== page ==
A report recently released by the Insolvency trade body R3 recommends debtors struggling with repayments should be allowed a 28 day break to give them some ‘breathing space’ from creditor action and enforcement. The purpose is to allow them to find the appropriate debt advice which could help them with their problems.

The proposal is certainly worth serious consideration. With the pressure of debts piling up, this can often be the time when individuals take rushed and inappropriate debt solutions. These ‘solutions’, such as taking out further debt or ‘payday loans’ to enable them to pay off existing debts, may not the best option, leaving them saddled with further creditors to try and pay. Often what is required is a debt solution such as an Individual Voluntary Arrangement (IVA) or even Bankruptcy.

The 28 day ‘breathing space’ idea should allow debtors the opportunity to consult and seek the appropriate professional debt advice which would hopefully resolve their insolvency.

This is not the first time that a ‘breathing space’ proposal has been suggested. Step Change, the debt charity, has been campaigning for some time to see debtors given a 12 month period to allow them to get their finances in order.

I certainly think the concept is worth looking at and would be a step in the right direction in helping people with their debts. During the ‘breathing space’ the debtor would be required to seek the appropriate debt advice and explore appropriate solutions to their problems. The flip side of this would be that creditors would agree not to take action during this time, repayments would not be expected and interest and charges would be frozen.

The practicalities of the proposal brought by R3 include:

  • Creditors informing indebted individuals of the availability of the 28 day ‘breathing space’ period before advising them to enter into a debt solution or before a Bankruptcy Order could be made against them.
  • If the debtor takes advantage of the ‘breathing space’ it would be recorded on a central register with creditors being informed.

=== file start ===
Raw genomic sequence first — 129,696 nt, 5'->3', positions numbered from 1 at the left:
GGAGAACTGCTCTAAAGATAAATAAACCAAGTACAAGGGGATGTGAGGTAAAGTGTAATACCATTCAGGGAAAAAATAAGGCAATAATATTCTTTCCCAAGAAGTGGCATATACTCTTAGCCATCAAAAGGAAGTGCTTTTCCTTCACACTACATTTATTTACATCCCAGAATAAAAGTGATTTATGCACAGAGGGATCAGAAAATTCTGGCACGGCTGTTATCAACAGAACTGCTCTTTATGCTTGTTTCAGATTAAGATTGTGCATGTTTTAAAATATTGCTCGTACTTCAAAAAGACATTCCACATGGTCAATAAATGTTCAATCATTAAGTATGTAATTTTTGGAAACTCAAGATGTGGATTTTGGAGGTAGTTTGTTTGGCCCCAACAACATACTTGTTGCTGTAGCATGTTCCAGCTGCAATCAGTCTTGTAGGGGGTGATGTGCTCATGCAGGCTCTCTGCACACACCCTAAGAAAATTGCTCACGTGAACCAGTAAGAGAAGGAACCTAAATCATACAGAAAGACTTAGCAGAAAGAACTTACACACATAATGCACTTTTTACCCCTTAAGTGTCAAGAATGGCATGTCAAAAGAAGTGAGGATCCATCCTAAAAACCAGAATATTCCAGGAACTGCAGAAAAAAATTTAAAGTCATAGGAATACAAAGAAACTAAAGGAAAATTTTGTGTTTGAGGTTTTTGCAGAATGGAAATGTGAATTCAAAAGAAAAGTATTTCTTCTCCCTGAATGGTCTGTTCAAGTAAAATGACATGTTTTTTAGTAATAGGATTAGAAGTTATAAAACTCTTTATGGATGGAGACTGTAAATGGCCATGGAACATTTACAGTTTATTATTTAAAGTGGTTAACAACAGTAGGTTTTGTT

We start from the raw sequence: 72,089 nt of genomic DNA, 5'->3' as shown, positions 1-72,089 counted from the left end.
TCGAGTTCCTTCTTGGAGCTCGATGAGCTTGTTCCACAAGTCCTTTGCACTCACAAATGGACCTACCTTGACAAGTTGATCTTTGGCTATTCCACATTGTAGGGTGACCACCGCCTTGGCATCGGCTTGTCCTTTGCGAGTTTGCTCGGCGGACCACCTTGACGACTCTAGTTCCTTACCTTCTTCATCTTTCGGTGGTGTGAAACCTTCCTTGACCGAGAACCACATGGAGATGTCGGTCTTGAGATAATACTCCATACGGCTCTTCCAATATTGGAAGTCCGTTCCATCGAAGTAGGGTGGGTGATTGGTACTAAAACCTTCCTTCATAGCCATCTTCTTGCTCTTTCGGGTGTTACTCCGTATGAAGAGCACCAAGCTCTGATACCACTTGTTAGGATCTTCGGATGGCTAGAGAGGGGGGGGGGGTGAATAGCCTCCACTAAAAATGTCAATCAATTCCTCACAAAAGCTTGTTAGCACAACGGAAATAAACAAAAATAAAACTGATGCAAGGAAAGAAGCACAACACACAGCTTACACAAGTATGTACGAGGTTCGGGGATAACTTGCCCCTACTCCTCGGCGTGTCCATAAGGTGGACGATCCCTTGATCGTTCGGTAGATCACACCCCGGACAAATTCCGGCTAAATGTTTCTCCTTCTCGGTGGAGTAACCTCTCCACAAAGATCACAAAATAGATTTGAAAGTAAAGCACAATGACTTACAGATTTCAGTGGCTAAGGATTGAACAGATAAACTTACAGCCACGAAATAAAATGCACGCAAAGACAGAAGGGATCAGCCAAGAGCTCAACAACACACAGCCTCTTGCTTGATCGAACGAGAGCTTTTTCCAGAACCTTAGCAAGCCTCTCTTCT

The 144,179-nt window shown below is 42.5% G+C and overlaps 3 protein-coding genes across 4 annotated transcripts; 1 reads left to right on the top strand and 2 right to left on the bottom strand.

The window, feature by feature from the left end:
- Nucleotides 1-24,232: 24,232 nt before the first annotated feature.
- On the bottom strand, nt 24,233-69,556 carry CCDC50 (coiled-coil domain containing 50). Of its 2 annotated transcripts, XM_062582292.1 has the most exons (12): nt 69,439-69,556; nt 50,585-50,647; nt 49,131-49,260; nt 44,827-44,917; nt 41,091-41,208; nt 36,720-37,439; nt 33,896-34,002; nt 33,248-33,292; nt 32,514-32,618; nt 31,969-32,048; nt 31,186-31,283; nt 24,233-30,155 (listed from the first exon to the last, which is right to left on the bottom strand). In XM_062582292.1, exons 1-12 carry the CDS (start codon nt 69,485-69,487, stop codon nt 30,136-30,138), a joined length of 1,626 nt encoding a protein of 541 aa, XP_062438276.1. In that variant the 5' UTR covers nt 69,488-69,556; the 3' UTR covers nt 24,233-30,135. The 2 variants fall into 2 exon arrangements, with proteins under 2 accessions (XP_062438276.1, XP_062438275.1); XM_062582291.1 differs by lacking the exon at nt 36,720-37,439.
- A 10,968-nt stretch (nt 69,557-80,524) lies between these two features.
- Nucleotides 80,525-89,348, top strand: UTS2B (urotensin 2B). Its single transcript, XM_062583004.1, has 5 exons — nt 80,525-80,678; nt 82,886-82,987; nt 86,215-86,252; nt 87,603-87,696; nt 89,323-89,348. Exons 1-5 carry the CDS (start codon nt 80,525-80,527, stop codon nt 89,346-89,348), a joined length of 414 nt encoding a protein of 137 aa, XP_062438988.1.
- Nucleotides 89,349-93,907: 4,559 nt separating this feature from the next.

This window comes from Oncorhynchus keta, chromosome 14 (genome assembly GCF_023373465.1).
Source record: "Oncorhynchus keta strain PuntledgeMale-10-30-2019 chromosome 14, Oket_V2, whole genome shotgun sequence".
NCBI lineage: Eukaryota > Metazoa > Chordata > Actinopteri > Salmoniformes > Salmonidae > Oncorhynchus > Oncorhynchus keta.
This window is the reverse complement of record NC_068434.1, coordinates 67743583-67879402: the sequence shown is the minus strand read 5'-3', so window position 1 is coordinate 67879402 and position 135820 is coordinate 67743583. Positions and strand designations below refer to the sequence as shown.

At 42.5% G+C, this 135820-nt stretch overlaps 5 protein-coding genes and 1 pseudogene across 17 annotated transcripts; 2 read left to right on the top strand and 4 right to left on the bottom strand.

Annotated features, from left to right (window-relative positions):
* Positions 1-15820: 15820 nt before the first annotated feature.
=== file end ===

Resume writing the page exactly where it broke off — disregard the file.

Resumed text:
• There will be a maximum ‘breathing space’ of one per year for each debtor.
  • There would be provision for a creditor to challenge the use of a ‘breathing space’ by a debtor if they believed it was being used simply as a delaying tactic simply to avoid debt repayment.

R3 acknowledge that most people need time, crucially without pressure from creditors, to seek the appropriate debt advice to enable them to become debt free or at least restructure their debts in a more manageable way, perhaps through a vehicle such as an IVA.

There needs to be more of a balance between the indebted individual who should be given a chance to address their financial problems as quickly as possible and creditors who should receive the best repayment outcome in the circumstances.

The ‘breathing space’ concept is designed to get people the right debt advice and find the right debt solution. It should not be used as a tool for avoiding repaying debts. It certainly should be used as a last resort for debtors who have already received numerous notices of debt collection and enforcement and provide them with a last opportunity to tackle their financial problems.

I personally think the idea of a ‘Breathing Space’ should be implemented in one form or another as it would focus the debtors mind to dealing with their problems in a stress free environment. This would hopefully allow them to find the best outcome possible for their debt problems.